M&E Journal: The Next Way We Do Entertainment Production
The filmed entertainment Industry has been through many changes over the past 125 years; however, recent changes have reshaped the industry permanently.
It’s safe to say that the recent shift over these last three “pandemic years” represents the most significant change in the history of the entertainment industry.
A shift of this magnitude necessitates an immediate reassessment of the entertainment industry’s “tried- and-true” creative and production processes.
For years entertainment producers have been relying on outdated business models and legacy audience consumption models for a little too long.
INDUSTRY IN TURMOIL
Variety reported on a recent study that highlights the paradigm shift in stark terms. While the survey, taken at the height of the pandemic, revealed a dislike of public venues, it also highlighted some surprising changes in popular taste.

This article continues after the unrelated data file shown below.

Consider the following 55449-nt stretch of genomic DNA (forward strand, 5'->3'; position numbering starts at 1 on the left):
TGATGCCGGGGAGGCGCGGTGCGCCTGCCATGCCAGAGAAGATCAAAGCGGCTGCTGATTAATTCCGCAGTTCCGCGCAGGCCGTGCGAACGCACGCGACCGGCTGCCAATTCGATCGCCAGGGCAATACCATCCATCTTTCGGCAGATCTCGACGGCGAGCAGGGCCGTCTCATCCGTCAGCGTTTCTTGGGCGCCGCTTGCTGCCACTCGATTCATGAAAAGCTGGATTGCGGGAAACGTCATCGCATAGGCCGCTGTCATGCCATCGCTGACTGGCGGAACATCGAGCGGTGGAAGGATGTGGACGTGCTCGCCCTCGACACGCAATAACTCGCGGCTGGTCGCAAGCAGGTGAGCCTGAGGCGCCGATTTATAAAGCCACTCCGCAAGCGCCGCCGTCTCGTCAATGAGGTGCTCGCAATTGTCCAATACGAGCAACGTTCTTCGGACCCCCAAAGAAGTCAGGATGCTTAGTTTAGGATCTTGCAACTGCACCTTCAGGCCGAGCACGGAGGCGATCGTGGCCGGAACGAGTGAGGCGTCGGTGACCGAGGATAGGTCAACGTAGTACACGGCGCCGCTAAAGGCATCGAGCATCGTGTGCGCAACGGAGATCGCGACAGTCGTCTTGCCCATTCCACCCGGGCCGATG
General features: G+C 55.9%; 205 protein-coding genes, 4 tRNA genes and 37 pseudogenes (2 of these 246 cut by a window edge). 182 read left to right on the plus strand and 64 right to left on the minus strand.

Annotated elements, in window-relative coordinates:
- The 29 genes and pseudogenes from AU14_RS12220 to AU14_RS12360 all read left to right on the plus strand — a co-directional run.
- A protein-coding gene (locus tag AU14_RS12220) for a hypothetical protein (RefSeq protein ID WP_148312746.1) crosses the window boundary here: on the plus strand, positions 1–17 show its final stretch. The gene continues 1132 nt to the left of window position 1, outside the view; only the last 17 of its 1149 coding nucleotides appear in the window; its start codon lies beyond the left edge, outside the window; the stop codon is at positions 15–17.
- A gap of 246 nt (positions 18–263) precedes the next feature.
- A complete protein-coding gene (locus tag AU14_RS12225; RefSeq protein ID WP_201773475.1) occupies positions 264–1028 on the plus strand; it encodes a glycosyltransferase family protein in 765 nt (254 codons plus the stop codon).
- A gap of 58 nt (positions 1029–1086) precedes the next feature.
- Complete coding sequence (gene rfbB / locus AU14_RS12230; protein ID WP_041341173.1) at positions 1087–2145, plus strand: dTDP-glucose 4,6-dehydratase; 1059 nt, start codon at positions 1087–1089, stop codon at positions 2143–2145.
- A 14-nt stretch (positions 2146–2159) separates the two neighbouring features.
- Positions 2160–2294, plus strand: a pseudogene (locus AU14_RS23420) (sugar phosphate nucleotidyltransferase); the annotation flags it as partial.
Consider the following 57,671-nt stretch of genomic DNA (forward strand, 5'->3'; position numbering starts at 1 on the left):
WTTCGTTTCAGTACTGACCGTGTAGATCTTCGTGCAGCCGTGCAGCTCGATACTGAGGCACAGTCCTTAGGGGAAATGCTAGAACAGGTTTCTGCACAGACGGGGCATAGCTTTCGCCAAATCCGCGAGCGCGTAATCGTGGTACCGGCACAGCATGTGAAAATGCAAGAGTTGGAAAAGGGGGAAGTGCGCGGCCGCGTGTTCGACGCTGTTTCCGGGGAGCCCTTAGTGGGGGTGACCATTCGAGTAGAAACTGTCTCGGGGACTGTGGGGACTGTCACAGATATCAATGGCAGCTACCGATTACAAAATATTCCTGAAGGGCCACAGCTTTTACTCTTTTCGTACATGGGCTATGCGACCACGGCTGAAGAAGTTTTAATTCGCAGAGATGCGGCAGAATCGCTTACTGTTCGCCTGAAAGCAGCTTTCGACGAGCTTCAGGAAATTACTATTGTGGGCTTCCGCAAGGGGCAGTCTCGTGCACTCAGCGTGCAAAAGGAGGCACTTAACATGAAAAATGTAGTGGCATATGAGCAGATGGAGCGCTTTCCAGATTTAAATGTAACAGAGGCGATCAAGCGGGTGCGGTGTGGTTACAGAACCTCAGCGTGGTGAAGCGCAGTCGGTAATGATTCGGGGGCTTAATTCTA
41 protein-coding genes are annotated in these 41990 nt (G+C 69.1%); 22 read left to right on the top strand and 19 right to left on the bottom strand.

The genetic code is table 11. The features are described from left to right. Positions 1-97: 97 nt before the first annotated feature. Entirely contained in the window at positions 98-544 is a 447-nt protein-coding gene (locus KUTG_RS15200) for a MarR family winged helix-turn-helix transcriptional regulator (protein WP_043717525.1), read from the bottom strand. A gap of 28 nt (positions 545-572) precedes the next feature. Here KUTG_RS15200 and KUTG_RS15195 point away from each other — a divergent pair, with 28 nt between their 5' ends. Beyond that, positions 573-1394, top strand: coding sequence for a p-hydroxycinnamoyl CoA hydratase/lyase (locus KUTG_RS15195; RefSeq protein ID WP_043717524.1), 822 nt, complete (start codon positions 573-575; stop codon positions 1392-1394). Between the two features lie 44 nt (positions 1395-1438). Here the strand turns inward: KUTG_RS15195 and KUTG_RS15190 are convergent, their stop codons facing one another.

Additional evidence of the shift was highlighted in a recent article by Christopher Palmeri, writing for Bloomberg, which states that a “a multiyear boom in film and TV production, driven by media companies racing to sign up subscribers for their new streaming services, has come to a painful halt, giving way to firings, introspection and handwringing.”
While seemingly unprepared for this recent shift, the winds of changes have been evident for more than a decade.
Hollywood has always found a way to weather these massive shifts in the past. For instance, TV broadcasting once thought to be a death-nail for Hollywood’s feature films, eventually become another channel for feature length films, eventually driving cable subscribers to save Hollywood’s feature film industry through the long tail exploitation model.